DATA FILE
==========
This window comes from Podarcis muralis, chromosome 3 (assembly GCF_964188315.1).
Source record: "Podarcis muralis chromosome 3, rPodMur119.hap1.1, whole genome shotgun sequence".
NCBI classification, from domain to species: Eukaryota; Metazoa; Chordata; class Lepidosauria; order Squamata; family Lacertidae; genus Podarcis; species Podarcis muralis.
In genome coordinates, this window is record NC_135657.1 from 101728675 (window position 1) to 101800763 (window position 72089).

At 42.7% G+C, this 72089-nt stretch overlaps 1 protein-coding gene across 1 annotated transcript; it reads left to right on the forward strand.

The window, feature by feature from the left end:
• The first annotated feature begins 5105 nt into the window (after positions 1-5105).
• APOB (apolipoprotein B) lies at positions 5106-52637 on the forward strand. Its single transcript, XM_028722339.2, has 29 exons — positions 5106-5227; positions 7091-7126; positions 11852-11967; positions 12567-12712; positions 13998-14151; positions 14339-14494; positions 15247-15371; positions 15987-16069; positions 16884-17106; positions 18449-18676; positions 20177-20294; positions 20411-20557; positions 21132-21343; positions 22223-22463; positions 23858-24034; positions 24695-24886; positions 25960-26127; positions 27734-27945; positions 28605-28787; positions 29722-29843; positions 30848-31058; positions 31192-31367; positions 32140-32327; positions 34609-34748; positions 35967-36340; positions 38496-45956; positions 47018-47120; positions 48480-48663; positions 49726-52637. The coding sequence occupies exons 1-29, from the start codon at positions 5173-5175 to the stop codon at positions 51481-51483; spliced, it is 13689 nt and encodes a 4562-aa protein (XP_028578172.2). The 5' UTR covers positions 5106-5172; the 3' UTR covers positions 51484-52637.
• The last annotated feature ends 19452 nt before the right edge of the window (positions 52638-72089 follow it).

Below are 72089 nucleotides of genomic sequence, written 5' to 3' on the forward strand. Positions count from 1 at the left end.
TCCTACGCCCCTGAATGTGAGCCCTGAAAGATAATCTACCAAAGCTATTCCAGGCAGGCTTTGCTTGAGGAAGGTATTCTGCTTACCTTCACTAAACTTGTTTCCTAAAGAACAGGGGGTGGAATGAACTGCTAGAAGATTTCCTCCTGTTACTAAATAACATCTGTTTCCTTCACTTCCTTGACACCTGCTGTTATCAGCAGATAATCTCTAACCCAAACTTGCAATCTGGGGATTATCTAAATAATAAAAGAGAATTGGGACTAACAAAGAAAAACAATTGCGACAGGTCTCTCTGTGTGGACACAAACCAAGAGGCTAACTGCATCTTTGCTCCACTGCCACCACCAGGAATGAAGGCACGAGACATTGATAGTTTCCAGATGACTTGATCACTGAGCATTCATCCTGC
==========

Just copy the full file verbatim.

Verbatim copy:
This window comes from Podarcis muralis, chromosome 3 (assembly GCF_964188315.1).
Source record: "Podarcis muralis chromosome 3, rPodMur119.hap1.1, whole genome shotgun sequence".
NCBI classification, from domain to species: Eukaryota; Metazoa; Chordata; class Lepidosauria; order Squamata; family Lacertidae; genus Podarcis; species Podarcis muralis.
In genome coordinates, this window is record NC_135657.1 from 101728675 (window position 1) to 101800763 (window position 72089).

At 42.7% G+C, this 72089-nt stretch overlaps 1 protein-coding gene across 1 annotated transcript; it reads left to right on the forward strand.

The window, feature by feature from the left end:
• The first annotated feature begins 5105 nt into the window (after positions 1-5105).
• APOB (apolipoprotein B) lies at positions 5106-52637 on the forward strand. Its single transcript, XM_028722339.2, has 29 exons — positions 5106-5227; positions 7091-7126; positions 11852-11967; positions 12567-12712; positions 13998-14151; positions 14339-14494; positions 15247-15371; positions 15987-16069; positions 16884-17106; positions 18449-18676; positions 20177-20294; positions 20411-20557; positions 21132-21343; positions 22223-22463; positions 23858-24034; positions 24695-24886; positions 25960-26127; positions 27734-27945; positions 28605-28787; positions 29722-29843; positions 30848-31058; positions 31192-31367; positions 32140-32327; positions 34609-34748; positions 35967-36340; positions 38496-45956; positions 47018-47120; positions 48480-48663; positions 49726-52637. The coding sequence occupies exons 1-29, from the start codon at positions 5173-5175 to the stop codon at positions 51481-51483; spliced, it is 13689 nt and encodes a 4562-aa protein (XP_028578172.2). The 5' UTR covers positions 5106-5172; the 3' UTR covers positions 51484-52637.
• The last annotated feature ends 19452 nt before the right edge of the window (positions 52638-72089 follow it).

Below are 72089 nucleotides of genomic sequence, written 5' to 3' on the forward strand. Positions count from 1 at the left end.
TCCTACGCCCCTGAATGTGAGCCCTGAAAGATAATCTACCAAAGCTATTCCAGGCAGGCTTTGCTTGAGGAAGGTATTCTGCTTACCTTCACTAAACTTGTTTCCTAAAGAACAGGGGGTGGAATGAACTGCTAGAAGATTTCCTCCTGTTACTAAATAACATCTGTTTCCTTCACTTCCTTGACACCTGCTGTTATCAGCAGATAATCTCTAACCCAAACTTGCAATCTGGGGATTATCTAAATAATAAAAGAGAATTGGGACTAACAAAGAAAAACAATTGCGACAGGTCTCTCTGTGTGGACACAAACCAAGAGGCTAACTGCATCTTTGCTCCACTGCCACCACCAGGAATGAAGGCACGAGACATTGATAGTTTCCAGATGACTTGATCACTGAGCATTCATCCTGC